Are Smart Grids a “smart” solution to solve Bangladesh’s energy demand surge? That’s the question power systems engineer, Luca Pizzimbone, is answering in a first-of-its-kind feasibility study financed by the German Development Bank.
In this post, Luca shares about his Bangladeshi experience in Khulna – far from our headquarters in Bad Vilbel. Read more about the technical details of the project in his earlier post.
The shortest route to Khulna is via Frankfurt on a 30-hour journey that involves three long flights and a bumpy three hour bus ride.
Normally, I commute to our offices in Bad Vilbel by bike through the woods with a beautiful view.
So, you can imagine my hesitation. But this was a great project for a country in need of breakthrough energy solutions for its 160 million citizens. It was certainly worth the inconvenience on my end.
As a power systems engineer, my role in the project was to conduct the training on network analysis and oversee the team’s execution of the power system studies.
When I finally arrived in Khulna after my 30-hour journey, I had to deliver a five-day training. This training was to prepare the young engineers to hit the ground running with the modelling software. Afterwards they needed to update and complete their mathematical model within two months’ time.
As you can imagine, the training was very intense. Since it was the first time we had worked together, we had to learn about each other’s level of experience and expertise on the go.
Everyone proved to be enthusiastic and fast learners. The team’s deep knowledge of the electrical grid was a big advantage. Since they recalled so much by heart, we could adjust the grid quickly with high accuracy.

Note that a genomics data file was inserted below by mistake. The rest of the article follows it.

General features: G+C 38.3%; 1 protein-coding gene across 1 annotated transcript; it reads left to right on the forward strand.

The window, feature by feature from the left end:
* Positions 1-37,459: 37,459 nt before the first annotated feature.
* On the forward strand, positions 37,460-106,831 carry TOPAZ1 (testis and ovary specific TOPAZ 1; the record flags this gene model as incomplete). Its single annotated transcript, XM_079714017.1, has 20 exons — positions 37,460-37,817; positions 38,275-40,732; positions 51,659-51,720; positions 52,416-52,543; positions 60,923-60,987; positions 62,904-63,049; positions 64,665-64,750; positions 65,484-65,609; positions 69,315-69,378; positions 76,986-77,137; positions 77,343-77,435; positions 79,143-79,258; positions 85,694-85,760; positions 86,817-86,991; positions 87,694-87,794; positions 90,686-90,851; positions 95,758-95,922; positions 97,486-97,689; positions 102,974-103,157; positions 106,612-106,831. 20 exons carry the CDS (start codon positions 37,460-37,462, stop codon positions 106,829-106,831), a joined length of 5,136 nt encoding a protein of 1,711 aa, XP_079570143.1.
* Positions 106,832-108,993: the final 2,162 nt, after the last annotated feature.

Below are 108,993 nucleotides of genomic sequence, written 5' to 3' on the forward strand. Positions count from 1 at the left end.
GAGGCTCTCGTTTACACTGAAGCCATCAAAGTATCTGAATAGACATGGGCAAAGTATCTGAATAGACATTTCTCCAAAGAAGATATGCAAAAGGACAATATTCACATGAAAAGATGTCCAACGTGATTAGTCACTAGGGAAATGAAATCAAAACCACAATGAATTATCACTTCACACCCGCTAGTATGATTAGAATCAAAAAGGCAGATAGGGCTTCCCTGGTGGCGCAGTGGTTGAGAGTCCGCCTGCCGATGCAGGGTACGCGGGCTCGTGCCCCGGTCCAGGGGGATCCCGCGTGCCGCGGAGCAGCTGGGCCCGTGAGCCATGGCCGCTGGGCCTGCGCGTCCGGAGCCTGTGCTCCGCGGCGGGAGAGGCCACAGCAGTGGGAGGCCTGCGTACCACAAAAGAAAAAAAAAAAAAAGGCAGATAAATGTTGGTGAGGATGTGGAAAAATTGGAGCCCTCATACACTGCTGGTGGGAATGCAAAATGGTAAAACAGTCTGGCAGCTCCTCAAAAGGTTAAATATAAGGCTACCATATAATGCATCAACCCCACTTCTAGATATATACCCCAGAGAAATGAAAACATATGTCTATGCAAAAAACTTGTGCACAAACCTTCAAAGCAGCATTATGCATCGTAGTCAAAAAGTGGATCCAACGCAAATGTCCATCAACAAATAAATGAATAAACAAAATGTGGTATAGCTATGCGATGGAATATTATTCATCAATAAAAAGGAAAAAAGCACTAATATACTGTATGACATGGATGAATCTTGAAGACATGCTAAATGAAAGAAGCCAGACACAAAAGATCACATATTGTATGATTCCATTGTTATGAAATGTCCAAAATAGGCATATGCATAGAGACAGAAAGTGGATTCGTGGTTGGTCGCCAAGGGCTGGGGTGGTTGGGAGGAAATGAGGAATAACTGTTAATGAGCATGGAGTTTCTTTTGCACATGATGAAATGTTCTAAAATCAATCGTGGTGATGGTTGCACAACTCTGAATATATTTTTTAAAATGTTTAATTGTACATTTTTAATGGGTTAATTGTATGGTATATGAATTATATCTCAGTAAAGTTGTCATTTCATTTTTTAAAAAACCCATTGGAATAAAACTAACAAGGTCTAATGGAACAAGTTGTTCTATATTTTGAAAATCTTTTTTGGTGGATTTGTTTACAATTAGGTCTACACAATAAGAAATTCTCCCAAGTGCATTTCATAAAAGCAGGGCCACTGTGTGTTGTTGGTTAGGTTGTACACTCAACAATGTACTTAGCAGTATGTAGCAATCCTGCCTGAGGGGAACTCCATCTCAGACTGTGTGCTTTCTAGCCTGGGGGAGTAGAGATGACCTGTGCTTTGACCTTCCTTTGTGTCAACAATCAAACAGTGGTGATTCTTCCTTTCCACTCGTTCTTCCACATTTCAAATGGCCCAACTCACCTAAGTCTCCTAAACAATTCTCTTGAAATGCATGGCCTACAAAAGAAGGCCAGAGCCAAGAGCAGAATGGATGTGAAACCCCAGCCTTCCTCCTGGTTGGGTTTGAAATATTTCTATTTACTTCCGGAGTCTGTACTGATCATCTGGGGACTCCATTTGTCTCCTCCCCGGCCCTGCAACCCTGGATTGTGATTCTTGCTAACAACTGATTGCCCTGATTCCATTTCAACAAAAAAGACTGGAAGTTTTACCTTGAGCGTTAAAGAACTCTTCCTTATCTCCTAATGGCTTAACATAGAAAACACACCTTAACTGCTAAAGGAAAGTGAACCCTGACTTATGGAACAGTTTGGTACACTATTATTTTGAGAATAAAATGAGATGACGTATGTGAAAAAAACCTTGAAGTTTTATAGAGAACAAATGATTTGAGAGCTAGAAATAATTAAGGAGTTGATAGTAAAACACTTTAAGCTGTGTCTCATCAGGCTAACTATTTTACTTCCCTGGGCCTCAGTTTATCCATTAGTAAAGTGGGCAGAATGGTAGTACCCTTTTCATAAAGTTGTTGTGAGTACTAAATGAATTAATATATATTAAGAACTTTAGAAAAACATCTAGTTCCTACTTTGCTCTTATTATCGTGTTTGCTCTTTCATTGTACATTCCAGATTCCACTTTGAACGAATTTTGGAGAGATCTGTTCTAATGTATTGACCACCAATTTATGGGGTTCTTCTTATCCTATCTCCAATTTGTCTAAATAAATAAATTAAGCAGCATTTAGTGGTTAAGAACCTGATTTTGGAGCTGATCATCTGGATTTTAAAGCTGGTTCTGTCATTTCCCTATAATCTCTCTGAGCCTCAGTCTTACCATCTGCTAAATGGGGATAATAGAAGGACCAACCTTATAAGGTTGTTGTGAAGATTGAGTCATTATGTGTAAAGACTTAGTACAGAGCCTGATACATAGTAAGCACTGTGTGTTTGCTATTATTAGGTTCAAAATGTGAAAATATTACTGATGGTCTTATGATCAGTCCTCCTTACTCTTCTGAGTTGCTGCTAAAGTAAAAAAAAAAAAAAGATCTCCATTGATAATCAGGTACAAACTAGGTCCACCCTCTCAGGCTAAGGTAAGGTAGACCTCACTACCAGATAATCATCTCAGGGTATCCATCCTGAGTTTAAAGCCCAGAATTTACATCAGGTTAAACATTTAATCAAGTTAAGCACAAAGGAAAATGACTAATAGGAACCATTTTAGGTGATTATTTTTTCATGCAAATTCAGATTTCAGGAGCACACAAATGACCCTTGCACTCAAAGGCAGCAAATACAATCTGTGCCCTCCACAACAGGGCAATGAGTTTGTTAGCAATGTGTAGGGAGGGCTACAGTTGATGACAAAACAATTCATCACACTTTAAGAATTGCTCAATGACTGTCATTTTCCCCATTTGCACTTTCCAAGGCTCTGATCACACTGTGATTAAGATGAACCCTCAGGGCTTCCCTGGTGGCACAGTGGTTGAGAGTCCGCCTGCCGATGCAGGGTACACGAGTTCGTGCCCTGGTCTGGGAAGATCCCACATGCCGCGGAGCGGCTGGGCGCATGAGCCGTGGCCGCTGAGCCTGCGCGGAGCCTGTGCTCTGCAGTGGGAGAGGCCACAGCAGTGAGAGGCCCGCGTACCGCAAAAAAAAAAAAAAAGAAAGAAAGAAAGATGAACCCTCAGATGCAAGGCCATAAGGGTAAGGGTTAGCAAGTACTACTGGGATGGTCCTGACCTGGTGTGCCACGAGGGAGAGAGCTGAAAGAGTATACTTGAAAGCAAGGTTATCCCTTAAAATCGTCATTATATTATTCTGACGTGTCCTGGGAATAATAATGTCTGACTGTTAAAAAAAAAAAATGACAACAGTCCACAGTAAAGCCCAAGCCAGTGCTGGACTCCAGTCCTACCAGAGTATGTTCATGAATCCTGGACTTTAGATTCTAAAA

We owe much of our swift progress to Firas Jrad, another talented Tractebel engineer in Bad Vilbel. He did a superb job preparing the draft mathematical model for the training, giving us a solid basis to work from.
The study results reflect the diverse expertise that we brought to this challenge. The new ideas and possibilities that emerged from this diversity added significant value to the process.
The intensity of the training also helped to forge essential bonds within the team. It was clear that by working together – pooling our joint expertise and experience – we could achieve better results. Despite the intensity of the training, the team was also able to gradually develop their skills with the modelling software with Tractebel’s support.
Discovering great food and my Doppelganger
Beyond the training, I had fantastic experiences discovering Bangladeshi culture. I really enjoyed all the great vegetarian food that was specially prepared for me along with delicious teas and snacks. I learned that vegetables in Bangladesh are far fresher and tastier than I imagined. And notably spicy.
I also discovered that I have a Bangladeshi Doppelganger! Lalon is a centuries-old revered philosopher, mystic and song writer who the team and some local people were convinced I look exactly like.
Do you see any resemblance? Of course, I was pleased by the comparison – even if Lalon was not an engineer… You can judge for yourself:
(Small hint: Lalon is on the right! ?)
Lalon would be pleased
As a great philosopher, I’m sure that Lalon would be pleased with the great possibilities we were discovering through our research with such a diverse team of experts.
It’s really the best of “East meets West” as a first-of-its-kind feasibility study – financed by the German Development Bank in partnership with Bangladesh’s Western Zone Power Distribution Company Limited (WZPDCL). If we can harness the power of Smart Grids for Bangladesh with all this diverse expertise, the country’s energy future looks far brighter indeed. As for me, I’m looking forward to other uplifting projects…no matter how long the journey.